Jordan McRae, the Cavs and the sometimes cruel business of basketball

The headline seen by most was that Andrew Bogut signed with the Cleveland Cavaliers on Thursday.

Bogut will give the Cavs a true backup center behind Tristan Thompson, some rim protection and keen passing when he’s on the floor. Perhaps he’ll even provide a clue or two about his former team, the Golden State Warriors, should there be a rubber match in the NBA Finals come June.

But in order for Bogut to come in, somebody had to go out. In the Cavs’ case, that somebody was Jordan McRae. Receiving far less attention than the Bogut acquisition was the fact that Cleveland waived McRae, a seldom-used guard, on Wednesday to open up a roster spot for the big man.

Statistically, McRae won’t be missed much. Since being called up from the D-League by the Cavs in February 2016, he started five games out of the 52 he appeared in, getting less than 10 minutes of playing time on average.

Even though he won a ring for being on the team that beat the Warriors in the Finals -- and was so close with Kyrie Irving that he rode in the same vehicle with him during the Cavs’ euphoric championship parade -- he played just four minutes and 10 seconds in the entirety of Cleveland’s 2016 postseason run.

McRae’s time on the team couldn’t be captured by burying your face in a box score, however.

“Obviously it was somewhat emotional, but like we always say in this business, it happens,” Irving said Wednesday night, about nine hours after McRae was let go. “It’s part of it.”

When it was reported earlier in the week that Bogut would choose Cleveland over other potential suitors in Boston, San Antonio and Houston, it became clear that someone -- either McRae or DeAndre Liggins -- would be getting the boot from the Cavs’ 15-man roster. Everyone else on the team either had a defined role or was on a multiyear deal. McRae and Liggins were young, inexpensive wild cards who both possessed one clear skill: McRae was a scorer, Liggins was a defender.

Both accompanied the Cavs on their three-game trip beginning in Boston, and both attended shootaround at the TD Garden on Wednesday morning with the deadline for the Cavs to waive someone looming.

“I was on my phone a lot, even during shootaround,” Liggins, who said he was in the dark other than conversations with his agent as the deadline neared, told ESPN. “So I was going to be alert.”

At around 2 p.m., Liggins could exhale. McRae was the unlucky one.

“He was a great scorer, worked hard every day, extremely hard, and continued to get better,” Cavs coach Tyronn Lue said. “You saw earlier this year he played some backup point for us, he played the 2, he played the 3, and when guys were out, he was always ready to step in and fill in and play well. Hopefully he gets a chance to play on another team, because he is talented and deserves to be in the NBA. Hopefully another team will give him a good look.”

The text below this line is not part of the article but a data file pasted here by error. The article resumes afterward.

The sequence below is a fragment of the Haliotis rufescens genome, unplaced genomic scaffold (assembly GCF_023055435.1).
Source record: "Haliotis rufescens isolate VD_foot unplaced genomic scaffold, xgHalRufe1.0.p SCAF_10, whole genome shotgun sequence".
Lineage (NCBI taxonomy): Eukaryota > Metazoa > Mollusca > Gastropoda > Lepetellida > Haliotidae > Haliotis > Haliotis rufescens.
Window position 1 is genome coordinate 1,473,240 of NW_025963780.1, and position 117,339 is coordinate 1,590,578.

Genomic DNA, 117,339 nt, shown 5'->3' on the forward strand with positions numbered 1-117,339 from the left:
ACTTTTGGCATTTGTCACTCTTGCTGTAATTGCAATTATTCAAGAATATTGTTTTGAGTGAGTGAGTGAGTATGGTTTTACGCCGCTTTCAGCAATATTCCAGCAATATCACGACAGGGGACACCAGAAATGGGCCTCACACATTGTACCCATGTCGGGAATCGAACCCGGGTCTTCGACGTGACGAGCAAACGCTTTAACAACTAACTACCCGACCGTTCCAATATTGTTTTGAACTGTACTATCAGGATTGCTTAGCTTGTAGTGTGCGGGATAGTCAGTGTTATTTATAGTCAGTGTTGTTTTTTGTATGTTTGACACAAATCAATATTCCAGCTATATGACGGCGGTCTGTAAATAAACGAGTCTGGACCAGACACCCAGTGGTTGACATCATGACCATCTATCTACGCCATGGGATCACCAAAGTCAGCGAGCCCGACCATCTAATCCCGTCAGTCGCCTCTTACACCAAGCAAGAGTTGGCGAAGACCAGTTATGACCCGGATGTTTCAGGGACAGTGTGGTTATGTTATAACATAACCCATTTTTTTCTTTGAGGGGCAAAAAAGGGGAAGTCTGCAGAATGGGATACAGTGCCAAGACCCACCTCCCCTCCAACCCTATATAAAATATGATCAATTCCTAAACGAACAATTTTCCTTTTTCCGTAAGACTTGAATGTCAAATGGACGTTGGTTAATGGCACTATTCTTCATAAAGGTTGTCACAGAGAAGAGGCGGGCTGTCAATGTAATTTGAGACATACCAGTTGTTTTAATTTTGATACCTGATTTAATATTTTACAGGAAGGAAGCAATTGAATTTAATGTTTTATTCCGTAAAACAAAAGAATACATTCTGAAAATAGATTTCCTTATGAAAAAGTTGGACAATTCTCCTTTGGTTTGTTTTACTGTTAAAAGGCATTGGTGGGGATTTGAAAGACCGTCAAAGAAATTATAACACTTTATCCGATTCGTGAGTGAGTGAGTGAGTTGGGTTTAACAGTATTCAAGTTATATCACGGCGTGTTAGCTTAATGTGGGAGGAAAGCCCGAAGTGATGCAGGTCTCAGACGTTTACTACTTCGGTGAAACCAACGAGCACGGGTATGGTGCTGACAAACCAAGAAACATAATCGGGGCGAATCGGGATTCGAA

Two days have passed since McRae was cut. He cleared waivers Friday afternoon, a league source told ESPN, so he is now free to join a team of his choosing should there be interest.

There are plenty of endorsements coming from his former Cavs comrades.

“He probably scored the most minutes per game when he played that I’ve ever seen,” Iman Shumpert told ESPN. “So just his focus and determination to stay ready no matter what the circumstances are is an inspiration for anybody.

“He was definitely one of our best locker room guys, if not the best locker room guy -- always coming in with a certain energy, making sure everybody is smiling, making sure everybody is ready to go, filling in for any position really and going out there and giving you whatever you need. He would run through a wall for Coach Lue. He’s a great pro.”

While it might seem like a cruel twist of fate for McRae, it is just the harsh reality of the league. There are only 450 roster spots available and even fewer -- anywhere from 30 to 75 depending on how many true contenders you think there are in a league being dominated by the Warriors and Cavs the last several years -- on a team with any legitimate shot of winning it all.

At least McRae got to be a part of the team that won the first pro sports championship in Cleveland in 52 years. Anderson Varejao, Joe Harris and Jared Cunningham all were in the same shoes last year that McRae finds himself in this year -- spending part of the season with the Cavs, only to have the team send them packing before the playoff roster was set. Last season McRae was the new guy who stuck around, while the others didn’t. This season he was the guy who didn’t stick around while the likes of Bogut, Deron Williams and Derrick Williams came in for the final ride.

McRae was gracious in an Instagram post shared upon his exit, writing: “All smiles here. Not a bad thing to say about any player or anybody that has anything to do with this organization. I’m proud to say I am a part of Cleveland’s first-ever NBA championship. The memories I will take with me for the rest of my life. Best of luck to this great group of guys. Brothers for life. Love you guys. Thanks, Cleveland.”

And the Cavs kept on moving without him.

“It’s a business. At the end of the day, this team is trying to win another championship,” Liggins said. “It’s just unfortunate that he caught a bad break. I mean, it could have been me. I’m always prepared for the worst. But I’m just happy that he’ll find an opportunity somewhere else.”